Late fall into early winter, you’ll likely find Rock Island resident, Tim Reagan, 72, in the local woods hunting with his pal, Hank. Whether it’s ducks, pheasants or a friendly game of fetch, Tim prefers enjoying the outdoors with Hank, his purebred Yellow Labrador Retriever, rather than missing the hunting season in sedentary retirement and hip pain.
“I’ve been active my whole life, and I’m not going to slow down now,” affirms Tim. He is back and pursuing his favorite past times after total hip surgery. “My hip just wore out,” he says. “As a young man, I played in 15 world fast-pitch softball tournaments and have always liked to bike, play golf and hunt. My right hip was starting to get painful when I walked, and I knew it just wasn’t old age.”
“The body’s response to wear and tear is to grow more joint tissue, which can lead to painful bone spurs,” explains Dr. Connolly. Advancements in total joint replacement have made the procedure an option to restore a patient’s quality of life.
“I was not going to put off the surgery. I was in the hospital only two days and walking the same day of the procedure. I was playing golf about six weeks later. There’s no more pain, and I can’t even tell I’ve got a new hip,” says Tim.
Advancements in total joint surgery
Tim’s quick recovery is due, in part, to advancements in total joint replacement. The surgical techniques as well as the total joint replacement components are designed to meet the demand of active patients, like Tim.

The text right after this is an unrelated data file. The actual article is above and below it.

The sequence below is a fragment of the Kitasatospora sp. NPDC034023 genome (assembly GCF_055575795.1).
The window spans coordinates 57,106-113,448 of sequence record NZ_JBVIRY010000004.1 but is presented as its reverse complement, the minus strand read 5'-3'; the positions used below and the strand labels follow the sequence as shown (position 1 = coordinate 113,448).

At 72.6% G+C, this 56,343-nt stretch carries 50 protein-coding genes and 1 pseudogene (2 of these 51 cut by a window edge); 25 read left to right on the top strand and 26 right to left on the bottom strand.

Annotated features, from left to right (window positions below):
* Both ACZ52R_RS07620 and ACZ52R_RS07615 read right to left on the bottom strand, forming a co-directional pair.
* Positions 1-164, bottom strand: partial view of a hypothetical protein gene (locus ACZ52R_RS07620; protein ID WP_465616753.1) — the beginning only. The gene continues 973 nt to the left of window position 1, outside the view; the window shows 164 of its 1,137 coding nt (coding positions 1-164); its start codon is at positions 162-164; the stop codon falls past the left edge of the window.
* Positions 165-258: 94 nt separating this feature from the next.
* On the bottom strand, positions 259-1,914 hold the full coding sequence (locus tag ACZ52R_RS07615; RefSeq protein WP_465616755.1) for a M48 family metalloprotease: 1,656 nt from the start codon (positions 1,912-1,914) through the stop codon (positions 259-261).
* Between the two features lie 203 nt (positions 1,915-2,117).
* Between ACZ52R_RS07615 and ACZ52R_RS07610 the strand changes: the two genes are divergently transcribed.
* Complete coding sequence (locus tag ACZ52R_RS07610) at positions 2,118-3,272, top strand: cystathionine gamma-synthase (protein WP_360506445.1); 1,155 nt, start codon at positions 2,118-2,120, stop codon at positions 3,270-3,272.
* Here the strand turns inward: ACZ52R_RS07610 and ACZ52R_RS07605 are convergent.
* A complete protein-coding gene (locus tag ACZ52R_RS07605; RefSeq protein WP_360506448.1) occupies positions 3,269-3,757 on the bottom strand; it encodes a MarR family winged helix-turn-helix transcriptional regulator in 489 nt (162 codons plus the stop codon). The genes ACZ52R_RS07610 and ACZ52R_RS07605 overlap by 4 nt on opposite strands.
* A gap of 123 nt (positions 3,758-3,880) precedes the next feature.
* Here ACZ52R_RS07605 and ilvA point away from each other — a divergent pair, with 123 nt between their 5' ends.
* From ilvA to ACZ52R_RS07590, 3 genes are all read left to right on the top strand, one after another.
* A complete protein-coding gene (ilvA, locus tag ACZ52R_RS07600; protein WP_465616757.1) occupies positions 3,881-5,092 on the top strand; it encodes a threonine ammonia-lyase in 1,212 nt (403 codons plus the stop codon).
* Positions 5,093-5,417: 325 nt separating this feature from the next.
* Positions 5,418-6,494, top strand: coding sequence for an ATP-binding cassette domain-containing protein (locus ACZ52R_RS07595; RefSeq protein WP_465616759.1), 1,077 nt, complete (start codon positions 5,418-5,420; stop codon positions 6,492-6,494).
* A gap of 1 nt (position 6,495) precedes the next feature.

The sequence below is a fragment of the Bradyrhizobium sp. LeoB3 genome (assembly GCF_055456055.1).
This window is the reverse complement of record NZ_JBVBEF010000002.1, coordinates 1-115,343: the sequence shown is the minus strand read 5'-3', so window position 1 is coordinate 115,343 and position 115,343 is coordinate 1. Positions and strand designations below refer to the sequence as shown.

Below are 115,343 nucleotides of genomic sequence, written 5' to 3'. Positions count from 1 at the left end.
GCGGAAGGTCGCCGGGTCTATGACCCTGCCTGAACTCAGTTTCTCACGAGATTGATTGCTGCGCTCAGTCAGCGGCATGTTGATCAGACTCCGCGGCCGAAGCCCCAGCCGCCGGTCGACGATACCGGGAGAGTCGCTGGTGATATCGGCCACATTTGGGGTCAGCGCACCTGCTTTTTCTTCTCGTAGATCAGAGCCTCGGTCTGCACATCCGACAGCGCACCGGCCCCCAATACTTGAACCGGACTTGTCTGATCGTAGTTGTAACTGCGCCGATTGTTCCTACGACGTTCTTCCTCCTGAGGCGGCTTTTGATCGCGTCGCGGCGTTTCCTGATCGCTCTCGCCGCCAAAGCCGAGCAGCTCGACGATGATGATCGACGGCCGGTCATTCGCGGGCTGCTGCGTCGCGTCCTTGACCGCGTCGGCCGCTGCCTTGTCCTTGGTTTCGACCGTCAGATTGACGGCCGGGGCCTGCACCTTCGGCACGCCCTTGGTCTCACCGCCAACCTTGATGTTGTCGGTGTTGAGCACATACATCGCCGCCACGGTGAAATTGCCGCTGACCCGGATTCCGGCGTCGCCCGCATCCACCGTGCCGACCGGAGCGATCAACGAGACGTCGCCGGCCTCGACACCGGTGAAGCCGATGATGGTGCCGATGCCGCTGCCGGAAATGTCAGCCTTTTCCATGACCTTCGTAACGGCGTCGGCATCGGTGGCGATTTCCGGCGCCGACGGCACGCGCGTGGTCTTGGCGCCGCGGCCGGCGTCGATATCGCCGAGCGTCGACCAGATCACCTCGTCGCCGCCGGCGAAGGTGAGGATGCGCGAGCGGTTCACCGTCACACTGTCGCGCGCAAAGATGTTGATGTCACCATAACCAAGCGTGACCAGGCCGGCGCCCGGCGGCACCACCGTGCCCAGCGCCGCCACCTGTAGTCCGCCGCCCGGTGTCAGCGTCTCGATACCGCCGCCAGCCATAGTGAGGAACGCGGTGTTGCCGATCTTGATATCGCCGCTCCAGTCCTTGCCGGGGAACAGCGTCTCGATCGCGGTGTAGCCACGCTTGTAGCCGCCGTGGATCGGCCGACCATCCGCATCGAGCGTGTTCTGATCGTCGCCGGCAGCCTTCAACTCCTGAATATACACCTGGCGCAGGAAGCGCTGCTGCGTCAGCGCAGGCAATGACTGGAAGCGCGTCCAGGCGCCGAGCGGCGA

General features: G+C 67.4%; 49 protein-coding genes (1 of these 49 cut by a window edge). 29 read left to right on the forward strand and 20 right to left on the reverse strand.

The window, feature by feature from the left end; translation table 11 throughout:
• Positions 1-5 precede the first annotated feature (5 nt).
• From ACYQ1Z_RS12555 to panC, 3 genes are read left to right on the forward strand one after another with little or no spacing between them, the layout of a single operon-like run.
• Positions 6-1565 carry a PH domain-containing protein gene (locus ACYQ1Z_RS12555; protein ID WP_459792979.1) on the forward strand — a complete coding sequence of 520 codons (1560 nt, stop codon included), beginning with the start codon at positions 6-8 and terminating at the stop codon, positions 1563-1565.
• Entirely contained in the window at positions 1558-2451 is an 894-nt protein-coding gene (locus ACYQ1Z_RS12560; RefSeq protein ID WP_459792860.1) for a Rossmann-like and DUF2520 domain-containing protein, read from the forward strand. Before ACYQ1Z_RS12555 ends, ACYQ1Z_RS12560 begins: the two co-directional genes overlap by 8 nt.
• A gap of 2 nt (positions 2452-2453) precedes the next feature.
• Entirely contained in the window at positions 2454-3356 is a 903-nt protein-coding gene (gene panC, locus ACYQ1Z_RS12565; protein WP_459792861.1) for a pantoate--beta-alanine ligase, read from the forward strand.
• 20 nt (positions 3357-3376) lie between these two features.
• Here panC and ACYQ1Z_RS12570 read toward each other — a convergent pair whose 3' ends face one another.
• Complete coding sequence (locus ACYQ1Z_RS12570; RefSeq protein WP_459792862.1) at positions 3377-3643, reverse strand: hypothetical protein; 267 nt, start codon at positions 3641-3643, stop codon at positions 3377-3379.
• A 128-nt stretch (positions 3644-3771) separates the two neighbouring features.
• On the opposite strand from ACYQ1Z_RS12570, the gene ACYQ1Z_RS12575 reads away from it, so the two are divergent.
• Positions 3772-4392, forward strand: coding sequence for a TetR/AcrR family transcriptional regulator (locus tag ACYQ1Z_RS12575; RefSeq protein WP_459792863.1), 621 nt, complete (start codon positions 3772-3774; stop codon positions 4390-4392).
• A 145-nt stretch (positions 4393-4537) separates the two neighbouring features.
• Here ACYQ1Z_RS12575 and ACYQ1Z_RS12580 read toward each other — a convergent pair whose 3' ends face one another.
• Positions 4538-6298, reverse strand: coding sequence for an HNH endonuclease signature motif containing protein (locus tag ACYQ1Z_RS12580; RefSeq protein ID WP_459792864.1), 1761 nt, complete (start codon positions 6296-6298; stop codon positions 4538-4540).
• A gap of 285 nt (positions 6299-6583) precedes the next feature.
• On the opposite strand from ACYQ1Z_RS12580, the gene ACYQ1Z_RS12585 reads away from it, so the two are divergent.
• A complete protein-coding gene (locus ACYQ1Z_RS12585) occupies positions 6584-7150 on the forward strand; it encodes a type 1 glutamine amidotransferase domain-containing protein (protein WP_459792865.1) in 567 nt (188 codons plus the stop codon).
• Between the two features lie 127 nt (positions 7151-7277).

“As the largest ball and socket joint, the hip joint serves an important function. A total hip replacement involves removing all the damaged bone and cartilage within the joint, and replacing them with a new prosthetic implant,” explains Dr. Connolly.
“The new hip joint, consisting of a metal cup in the patient’s hip socket along with a metal stem in the patient’s femur with a ball attached, allows the patient to regain a smooth and fluid range of motion.”
Each year, ORA leads the Quad Cities in total joint procedures, performing approximately 1,900 total joint replacements annually. Dr. Connolly, who has been performing total joint and hip replacements for 19 years, says advances have reduced pain, hospital stays, and recovery time.
“Many patients are in the hospital two days or less. We’ve also cut the incision length and recovery time in half,” he says. “People are back doing the things they love in about six weeks instead of three months. The pain they had before the surgery is usually gone in the first few days. It truly makes a meaningful difference in our patient’s lives.”
How do you know if you need a hip replacement?
“The typical symptom is pain in the groin area that radiates through the thigh,” explains Dr. Connolly. “Over time, patients say they can’t tie their shoes without pain, as they begin to experience increasing hip stiffness. They may also have trouble sleeping.”
For Tim, he says he’s glad he didn’t wait too long. “I love being outside. I try to bike about 15 miles a week, and Hank and I walk every day and cover at least 10 miles a week,” says Tim, as he throws yet another stick for Hank to fetch. “He’s just such a great dog. My new hip has allowed us to spend more time together. He really keeps me moving.”